The Underground Railroad and Harriet Tubman

Harriet Tubman is perhaps the most well-known of all the Underground Railroad’s “conductors.”  During a ten-year span she made 19 trips into the South and escorted over 300 slaves to freedom.  And, as she once proudly pointed out to Frederick Douglass, in all of her journeys she “never lost a single passenger.”

Tubman was born a slave in Maryland’s Dorchester County around 1820.  At age five or six, she began to work as a house servant.  Seven years later she was sent to work in the fields.  In 1849, in fear that she, along with the other slaves on the plantation, was to be sold, Tubman resolved to run away.  She set out one night on foot.  With some assistance from a friendly white woman, Tubman was on her way.  She followed the North Star by night, making her way to Pennsylvania and soon after to Philadelphia, where she found work and saved her money.  The following year she returned to Maryland and escorted her sister and her sister’s two children to freedom.  She made the dangerous trip back to the South soon after to rescue her brother and two other men.  On her third return, she went after her husband, only to find he had taken another wife.  Undeterred, she found other slaves seeking freedom and escorted them to the North.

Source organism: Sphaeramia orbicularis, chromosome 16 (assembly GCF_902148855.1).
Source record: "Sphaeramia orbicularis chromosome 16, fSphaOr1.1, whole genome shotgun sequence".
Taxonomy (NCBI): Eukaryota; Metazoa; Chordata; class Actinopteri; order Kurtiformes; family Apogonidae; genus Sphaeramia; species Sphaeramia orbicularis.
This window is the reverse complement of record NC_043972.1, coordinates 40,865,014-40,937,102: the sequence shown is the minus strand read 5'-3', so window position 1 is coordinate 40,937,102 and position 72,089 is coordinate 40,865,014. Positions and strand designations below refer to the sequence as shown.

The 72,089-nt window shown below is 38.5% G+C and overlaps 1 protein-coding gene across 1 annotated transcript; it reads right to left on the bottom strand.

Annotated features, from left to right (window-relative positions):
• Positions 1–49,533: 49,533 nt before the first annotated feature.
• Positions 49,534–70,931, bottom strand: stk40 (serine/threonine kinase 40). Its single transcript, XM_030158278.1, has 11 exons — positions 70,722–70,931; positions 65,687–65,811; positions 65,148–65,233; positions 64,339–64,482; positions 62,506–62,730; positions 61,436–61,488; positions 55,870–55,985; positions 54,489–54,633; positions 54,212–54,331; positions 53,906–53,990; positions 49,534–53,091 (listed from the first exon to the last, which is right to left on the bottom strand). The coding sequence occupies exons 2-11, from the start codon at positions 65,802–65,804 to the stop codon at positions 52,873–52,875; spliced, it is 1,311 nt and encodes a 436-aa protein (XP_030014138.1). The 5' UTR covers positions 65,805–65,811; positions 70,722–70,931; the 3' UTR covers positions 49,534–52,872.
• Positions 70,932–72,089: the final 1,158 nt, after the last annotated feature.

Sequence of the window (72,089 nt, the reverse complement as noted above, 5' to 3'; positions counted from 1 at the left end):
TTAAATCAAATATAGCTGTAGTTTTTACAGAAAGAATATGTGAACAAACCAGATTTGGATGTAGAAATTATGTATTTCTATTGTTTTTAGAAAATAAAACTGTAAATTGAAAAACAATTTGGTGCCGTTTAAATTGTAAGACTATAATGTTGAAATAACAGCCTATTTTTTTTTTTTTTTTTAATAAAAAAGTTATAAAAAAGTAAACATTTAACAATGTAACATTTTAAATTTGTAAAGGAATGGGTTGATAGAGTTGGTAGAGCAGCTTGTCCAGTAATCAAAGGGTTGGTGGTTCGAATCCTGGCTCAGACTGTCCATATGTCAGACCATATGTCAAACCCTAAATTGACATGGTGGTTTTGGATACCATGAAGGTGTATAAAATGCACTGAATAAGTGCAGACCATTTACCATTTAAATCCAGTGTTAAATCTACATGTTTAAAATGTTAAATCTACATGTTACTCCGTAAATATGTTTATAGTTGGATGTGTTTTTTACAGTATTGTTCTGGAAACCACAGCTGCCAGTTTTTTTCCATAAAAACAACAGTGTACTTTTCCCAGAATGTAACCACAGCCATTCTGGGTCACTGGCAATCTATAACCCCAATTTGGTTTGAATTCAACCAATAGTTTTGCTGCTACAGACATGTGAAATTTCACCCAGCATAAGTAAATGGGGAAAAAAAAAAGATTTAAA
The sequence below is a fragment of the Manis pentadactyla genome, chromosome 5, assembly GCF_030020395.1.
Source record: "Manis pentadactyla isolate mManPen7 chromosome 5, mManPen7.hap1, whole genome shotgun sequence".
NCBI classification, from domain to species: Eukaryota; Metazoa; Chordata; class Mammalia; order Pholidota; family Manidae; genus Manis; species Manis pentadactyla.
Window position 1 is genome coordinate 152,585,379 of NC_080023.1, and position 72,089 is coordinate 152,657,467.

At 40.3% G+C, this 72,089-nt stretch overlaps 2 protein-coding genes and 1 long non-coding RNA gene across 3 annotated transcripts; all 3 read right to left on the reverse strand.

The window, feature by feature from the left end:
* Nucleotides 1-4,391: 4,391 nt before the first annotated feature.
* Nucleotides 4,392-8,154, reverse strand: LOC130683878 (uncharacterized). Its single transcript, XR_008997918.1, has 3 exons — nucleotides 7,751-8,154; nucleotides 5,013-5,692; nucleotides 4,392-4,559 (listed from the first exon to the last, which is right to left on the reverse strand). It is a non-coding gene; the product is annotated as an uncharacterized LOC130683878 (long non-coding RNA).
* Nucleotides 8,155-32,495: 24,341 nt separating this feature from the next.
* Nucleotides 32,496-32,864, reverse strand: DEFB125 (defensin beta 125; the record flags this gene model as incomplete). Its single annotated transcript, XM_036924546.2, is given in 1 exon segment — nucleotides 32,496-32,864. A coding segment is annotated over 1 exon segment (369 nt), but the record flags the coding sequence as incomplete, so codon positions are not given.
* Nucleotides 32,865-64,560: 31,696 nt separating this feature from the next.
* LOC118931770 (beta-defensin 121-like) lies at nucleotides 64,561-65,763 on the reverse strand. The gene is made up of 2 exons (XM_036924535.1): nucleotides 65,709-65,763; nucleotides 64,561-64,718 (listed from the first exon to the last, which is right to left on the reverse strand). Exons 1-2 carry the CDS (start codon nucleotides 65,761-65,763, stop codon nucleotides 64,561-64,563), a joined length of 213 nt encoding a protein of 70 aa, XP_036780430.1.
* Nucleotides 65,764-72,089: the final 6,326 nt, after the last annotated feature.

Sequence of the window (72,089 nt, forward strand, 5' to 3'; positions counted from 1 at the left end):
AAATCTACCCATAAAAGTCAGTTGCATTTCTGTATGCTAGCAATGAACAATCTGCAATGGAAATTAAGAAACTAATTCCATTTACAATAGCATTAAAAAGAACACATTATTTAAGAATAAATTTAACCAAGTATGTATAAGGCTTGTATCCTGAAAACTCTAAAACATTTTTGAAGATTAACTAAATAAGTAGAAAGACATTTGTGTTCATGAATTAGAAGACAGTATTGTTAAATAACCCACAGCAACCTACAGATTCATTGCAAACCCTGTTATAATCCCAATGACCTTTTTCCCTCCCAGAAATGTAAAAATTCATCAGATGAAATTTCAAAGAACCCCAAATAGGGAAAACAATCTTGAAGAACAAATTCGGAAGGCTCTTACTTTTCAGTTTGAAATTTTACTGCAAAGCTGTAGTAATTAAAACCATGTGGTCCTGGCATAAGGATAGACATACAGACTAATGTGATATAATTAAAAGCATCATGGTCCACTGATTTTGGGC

Becoming friends with the leading abolitionists of the day, Tubman took part in antislavery meetings.  During the Civil War Harriet Tubman worked for the Union as a cook, a nurse, and even a spy. After the war she settled in Auburn, New York, where she would spend the rest of her long life. She died in 1913.